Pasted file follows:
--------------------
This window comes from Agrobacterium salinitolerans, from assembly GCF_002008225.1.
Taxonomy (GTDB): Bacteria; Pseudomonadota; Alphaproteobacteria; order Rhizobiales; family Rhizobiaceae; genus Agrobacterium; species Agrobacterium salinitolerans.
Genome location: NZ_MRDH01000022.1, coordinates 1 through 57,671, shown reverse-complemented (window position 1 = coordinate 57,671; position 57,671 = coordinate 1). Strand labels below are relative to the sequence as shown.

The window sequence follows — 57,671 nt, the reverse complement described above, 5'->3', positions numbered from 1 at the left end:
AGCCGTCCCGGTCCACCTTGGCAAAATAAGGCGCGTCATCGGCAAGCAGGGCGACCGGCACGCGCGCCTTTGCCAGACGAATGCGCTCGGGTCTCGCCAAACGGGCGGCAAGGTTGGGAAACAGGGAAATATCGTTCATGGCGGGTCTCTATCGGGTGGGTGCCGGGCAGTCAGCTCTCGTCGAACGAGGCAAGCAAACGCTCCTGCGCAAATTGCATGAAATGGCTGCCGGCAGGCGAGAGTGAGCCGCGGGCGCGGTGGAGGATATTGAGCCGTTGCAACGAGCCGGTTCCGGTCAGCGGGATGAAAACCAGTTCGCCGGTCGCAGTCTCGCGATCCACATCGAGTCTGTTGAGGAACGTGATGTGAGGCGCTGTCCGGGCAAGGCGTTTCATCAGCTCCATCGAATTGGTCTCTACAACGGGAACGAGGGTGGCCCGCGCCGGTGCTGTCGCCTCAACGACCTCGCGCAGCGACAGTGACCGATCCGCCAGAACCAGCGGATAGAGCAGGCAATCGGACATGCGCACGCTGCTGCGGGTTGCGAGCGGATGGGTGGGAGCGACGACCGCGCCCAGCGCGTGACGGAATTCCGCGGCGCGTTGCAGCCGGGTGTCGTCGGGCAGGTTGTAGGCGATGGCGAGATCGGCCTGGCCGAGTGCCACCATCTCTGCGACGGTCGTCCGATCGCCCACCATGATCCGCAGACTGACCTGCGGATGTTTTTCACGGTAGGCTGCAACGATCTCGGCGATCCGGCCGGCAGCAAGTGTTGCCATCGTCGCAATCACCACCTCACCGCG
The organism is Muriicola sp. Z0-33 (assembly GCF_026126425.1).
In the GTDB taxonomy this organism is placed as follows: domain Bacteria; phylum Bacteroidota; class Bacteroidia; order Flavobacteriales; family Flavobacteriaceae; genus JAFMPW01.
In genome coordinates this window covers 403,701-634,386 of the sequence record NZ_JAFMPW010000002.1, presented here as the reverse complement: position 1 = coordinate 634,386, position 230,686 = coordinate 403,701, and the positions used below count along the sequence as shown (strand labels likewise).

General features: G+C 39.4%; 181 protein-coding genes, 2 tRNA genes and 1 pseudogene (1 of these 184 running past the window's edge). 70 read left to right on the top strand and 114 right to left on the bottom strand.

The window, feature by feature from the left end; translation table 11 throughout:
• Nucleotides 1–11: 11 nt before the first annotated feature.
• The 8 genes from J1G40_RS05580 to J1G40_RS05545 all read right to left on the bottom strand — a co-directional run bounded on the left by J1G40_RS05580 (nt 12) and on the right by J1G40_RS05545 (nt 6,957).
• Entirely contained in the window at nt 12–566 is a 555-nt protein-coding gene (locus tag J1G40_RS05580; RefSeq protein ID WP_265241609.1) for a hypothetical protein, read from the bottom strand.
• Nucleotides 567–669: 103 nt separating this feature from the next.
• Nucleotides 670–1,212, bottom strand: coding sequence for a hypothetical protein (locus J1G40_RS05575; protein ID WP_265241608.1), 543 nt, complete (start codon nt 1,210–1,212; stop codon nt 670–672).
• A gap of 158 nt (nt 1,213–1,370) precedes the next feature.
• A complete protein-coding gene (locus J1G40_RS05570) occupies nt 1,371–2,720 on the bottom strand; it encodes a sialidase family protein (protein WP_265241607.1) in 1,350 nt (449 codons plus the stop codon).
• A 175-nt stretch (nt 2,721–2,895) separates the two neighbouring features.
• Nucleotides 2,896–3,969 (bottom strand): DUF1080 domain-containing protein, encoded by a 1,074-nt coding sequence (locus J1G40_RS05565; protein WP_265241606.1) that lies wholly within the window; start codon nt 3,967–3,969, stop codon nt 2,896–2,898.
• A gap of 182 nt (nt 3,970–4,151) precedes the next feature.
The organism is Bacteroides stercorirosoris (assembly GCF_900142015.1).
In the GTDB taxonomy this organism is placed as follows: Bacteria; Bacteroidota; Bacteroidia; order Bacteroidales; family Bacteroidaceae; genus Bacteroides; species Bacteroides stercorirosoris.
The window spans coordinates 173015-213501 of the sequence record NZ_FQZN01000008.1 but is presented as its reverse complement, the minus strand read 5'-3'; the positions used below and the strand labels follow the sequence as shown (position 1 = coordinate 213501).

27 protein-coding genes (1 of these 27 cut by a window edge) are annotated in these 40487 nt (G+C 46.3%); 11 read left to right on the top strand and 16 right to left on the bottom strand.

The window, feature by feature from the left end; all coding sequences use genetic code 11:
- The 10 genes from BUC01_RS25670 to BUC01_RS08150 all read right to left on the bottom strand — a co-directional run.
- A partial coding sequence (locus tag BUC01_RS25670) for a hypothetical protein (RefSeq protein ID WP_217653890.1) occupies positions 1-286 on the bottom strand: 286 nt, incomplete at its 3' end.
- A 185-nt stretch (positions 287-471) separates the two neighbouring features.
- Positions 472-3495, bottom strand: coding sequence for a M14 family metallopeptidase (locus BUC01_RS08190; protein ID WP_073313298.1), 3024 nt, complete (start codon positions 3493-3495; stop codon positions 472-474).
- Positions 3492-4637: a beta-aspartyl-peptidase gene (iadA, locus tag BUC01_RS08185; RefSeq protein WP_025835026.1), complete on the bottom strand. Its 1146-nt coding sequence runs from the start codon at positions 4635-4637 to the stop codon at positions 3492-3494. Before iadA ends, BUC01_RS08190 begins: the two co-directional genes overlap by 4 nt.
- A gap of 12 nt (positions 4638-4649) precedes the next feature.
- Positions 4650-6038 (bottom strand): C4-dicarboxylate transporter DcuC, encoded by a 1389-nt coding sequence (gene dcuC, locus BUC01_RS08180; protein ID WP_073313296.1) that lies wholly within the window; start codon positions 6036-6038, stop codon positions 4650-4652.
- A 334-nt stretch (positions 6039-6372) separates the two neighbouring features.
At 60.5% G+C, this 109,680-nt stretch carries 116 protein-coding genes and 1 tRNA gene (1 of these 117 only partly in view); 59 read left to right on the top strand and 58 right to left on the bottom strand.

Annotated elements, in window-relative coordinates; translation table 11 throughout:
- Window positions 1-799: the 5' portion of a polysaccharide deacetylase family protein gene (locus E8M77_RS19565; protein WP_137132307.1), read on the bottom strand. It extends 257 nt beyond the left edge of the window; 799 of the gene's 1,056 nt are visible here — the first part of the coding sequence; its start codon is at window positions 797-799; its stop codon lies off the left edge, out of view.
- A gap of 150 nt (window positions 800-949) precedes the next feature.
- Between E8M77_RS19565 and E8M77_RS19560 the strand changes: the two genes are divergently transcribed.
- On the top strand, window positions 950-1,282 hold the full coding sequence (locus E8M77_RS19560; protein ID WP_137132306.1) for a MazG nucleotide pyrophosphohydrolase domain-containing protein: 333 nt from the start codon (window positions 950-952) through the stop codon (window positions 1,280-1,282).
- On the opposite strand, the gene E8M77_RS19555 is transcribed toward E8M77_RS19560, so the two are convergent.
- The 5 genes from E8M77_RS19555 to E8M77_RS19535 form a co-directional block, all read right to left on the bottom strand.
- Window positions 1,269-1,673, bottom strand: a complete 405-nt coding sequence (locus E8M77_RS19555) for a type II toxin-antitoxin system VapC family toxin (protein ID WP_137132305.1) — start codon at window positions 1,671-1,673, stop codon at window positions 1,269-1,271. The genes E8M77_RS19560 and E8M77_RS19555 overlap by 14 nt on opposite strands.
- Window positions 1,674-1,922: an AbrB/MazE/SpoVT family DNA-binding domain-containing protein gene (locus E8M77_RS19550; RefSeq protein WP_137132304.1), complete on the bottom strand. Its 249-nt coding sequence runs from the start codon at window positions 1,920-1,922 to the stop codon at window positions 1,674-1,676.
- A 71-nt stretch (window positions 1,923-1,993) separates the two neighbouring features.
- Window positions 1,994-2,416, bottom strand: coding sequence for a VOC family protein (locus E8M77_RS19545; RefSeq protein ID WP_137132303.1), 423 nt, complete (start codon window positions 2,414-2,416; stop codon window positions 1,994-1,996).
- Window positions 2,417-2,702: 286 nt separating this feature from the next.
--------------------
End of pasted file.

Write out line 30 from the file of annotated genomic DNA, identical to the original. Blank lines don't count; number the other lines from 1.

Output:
- Positions 3492-4637: a beta-aspartyl-peptidase gene (iadA, locus tag BUC01_RS08185; RefSeq protein WP_025835026.1), complete on the bottom strand. Its 1146-nt coding sequence runs from the start codon at positions 4635-4637 to the stop codon at positions 3492-3494. Before iadA ends, BUC01_RS08190 begins: the two co-directional genes overlap by 4 nt.